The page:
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Reproductive health in a digital era when you want to know your body and nature"-not an app

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Thousands of years ago, women created the first calendars by marking the moon's phases and the days in each menstrual cycle with tallies etched into objects like bison horns. In The Lunar Calendar, publisher Nancy Passmore writes, "The origins of a wholistic view of the world lie in these early observations: we are part of nature, and nature is part of us."

My dedication to observing nature began when I learned that rocks, glaciers, plants and menstrual cycles all evolve from cycles of heating and cooling and drying and moistening. A woman of childbearing age can chart her waking temperature and cervical fluid (signs of heating and cooling and drying and moistening) and know, every cycle, when she is fertile and infertile, whether she is ovulating, if she may have a thyroid problem and more. Fertility charts provide a way to prevent pregnancy"and, when a couple wants to conceive, to know the best days for trying.

Every woman knows plenty about her own body. With Fertility Awareness (FA"also called Natural Family Planning), knowledge of the menstrual cycle's sequence of events expands. A woman does not need pharmaceuticals to prevent pregnancy. When problems arise, she can give doctors an introductory gauge of her health and ask informed questions.

When I taught Fertility Awareness, I met people who talked with their parents and grandparents about how they had prevented pregnancy. I heard discussions about what makes welcoming a baby easier"and more difficult. I often wondered, when a woman takes pharmaceuticals to ease menstrual cramps, prevent pregnancy, or increase chances of conceiving, what is a healthy menstrual cycle?

Indeed, I saw problems with any woman's cycles as messengers from nature signaling a need to adjust diet, rest more, exercise differently or investigate unconscious thoughts. One third of the women in my classes did not have ovulatory cycles. After coming off of the Pill or Depo Provera, women researched ways to return to healthy cycles. Charting inspired them to eat eggs, butter and greens for breakfast; to eat less sugar and drink less alcohol"and to delight when they ovulated.

I fell in love with the menstrual cycle. I fell in love with women conducting research.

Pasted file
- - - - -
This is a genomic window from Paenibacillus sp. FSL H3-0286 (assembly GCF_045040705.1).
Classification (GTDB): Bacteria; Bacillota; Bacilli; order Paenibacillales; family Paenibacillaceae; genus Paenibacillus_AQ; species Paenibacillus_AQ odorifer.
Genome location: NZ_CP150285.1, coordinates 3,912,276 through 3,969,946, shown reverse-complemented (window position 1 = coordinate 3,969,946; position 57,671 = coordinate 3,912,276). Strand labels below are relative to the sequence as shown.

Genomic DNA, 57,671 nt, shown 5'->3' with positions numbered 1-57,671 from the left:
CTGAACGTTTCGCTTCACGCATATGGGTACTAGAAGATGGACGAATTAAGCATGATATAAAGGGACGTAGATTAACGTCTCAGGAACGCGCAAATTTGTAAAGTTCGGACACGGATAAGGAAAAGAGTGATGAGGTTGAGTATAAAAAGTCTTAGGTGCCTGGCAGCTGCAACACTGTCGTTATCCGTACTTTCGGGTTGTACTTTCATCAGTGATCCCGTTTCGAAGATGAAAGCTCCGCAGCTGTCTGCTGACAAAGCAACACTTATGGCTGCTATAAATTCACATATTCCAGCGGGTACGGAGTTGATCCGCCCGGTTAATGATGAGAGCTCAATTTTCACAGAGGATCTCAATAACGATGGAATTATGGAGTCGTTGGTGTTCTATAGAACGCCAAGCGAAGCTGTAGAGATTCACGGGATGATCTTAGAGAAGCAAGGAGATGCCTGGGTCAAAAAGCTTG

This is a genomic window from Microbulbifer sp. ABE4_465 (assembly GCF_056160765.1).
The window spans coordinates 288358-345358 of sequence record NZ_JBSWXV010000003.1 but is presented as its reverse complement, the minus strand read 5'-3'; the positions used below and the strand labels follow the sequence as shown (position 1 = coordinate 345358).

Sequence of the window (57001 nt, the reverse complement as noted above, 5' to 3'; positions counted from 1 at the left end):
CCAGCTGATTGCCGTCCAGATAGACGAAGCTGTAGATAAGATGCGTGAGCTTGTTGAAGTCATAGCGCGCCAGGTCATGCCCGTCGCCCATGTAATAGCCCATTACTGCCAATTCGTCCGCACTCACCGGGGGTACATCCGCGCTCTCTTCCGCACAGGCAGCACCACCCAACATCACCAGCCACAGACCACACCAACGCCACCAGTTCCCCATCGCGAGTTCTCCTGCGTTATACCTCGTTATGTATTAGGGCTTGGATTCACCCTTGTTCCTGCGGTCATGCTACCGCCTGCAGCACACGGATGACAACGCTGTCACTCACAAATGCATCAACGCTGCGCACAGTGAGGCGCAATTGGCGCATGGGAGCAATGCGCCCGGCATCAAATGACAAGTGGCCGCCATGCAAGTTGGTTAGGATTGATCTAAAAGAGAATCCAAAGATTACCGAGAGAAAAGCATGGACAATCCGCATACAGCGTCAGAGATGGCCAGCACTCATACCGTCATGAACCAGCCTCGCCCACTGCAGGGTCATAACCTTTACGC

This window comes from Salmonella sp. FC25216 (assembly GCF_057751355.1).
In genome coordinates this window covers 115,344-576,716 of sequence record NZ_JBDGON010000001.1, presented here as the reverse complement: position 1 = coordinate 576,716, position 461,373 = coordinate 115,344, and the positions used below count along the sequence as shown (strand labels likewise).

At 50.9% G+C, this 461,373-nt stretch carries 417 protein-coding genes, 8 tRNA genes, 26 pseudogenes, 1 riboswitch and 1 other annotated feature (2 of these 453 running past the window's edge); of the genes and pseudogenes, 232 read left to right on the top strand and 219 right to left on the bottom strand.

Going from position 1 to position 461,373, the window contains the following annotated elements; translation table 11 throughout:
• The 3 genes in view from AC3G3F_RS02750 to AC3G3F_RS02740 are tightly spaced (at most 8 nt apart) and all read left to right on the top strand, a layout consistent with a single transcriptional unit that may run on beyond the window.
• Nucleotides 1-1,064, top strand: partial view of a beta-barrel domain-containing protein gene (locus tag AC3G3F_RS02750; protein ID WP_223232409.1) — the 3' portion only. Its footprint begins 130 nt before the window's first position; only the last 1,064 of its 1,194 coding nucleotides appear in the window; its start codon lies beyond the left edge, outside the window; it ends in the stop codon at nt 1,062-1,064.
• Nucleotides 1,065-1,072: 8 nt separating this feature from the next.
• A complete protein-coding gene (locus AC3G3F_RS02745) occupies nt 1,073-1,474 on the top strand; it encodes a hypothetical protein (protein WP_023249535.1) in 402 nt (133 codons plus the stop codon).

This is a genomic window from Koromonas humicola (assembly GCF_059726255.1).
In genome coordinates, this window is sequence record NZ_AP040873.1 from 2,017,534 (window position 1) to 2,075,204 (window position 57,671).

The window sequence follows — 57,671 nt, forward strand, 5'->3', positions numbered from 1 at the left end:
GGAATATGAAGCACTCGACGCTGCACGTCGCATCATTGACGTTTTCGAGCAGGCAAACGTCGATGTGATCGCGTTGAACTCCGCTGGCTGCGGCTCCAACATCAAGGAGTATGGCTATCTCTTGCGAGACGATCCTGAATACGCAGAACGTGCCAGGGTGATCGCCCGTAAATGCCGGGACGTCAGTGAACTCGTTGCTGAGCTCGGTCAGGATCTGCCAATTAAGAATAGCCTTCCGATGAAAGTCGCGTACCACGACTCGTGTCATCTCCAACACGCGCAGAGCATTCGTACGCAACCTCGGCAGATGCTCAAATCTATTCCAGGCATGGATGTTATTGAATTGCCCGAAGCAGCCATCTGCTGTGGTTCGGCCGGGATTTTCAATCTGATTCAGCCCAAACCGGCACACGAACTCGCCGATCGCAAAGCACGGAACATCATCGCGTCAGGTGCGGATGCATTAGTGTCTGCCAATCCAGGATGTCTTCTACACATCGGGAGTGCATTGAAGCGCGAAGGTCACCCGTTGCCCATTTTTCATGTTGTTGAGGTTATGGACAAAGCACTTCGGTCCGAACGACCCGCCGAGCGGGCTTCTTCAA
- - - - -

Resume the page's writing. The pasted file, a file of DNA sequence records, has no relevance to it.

Capitalizing on reproductive health

Around 2004, when I published The Garden of Fertility, my first book about Fertility Awareness, a pharmaceutical corporation began selling a contraceptive that offered women the "convenience" of bleeding only once per season. Tech companies began selling ovulation-tracking software. Women could buy a program for their desktop computer and give it their daily temperature and cervical fluid readings. (Smartphones did not show up until 2007.) The program told users when their chances of conceiving were enhanced. A few told women when to postpone intercourse if they wanted to prevent pregnancy. (I heard about more than one unintended pregnancy after "the program told me I was not fertile.")

The scope of any program depends on the depth and breadth of its programmer's knowledge. Users are thereby limited to the programmer's knowledge of the menstrual cycle.

These apps often come with a monthly fee. Users risk having their reproductive health data hacked. They do not learn about their menstrual cycles. They do not learn to question relationships between reproductive health and diets, pharmaceutical history or night lighting. They learn to read the app.

Advocating for healthy menstrual cycles

Given our diets' decreasing nutrient-density, increasing use of chemical fertilizers and pesticides and GMOs, several generations of women taking the Pill and other hormonal contraceptives (which suppress events like buildup of the uterine lining, buildup of cervical fluid, and ovulation), in utero exposure to electromagnetic radiation (EMR) from a mother's cell phone, teenagers and adults keeping EMR-emitting cell phones near their genitals, etcetera, healthy menstrual cycles may be hard to find. What's an advocate of healthy menstrual cycles to do?

I can plead:

Learn what happens in a healthy cycle.

Chart your cycles on paper.1 List your questions and discuss them with a Fertility Awareness teacher and others who have used their charts to prevent pregnancy. Do not use FA to prevent pregnancy until you can discern fertility from infertility even in atypical charts"and all of your questions have been answered.

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Katie Singer writes about nature and technology in Letters to Greta. She spoke about the Internet's footprint in 2018, at the United Nations' Forum on Science, Technology & Innovation, and, in 2019, on a panel with the climatologist Dr. (more...)

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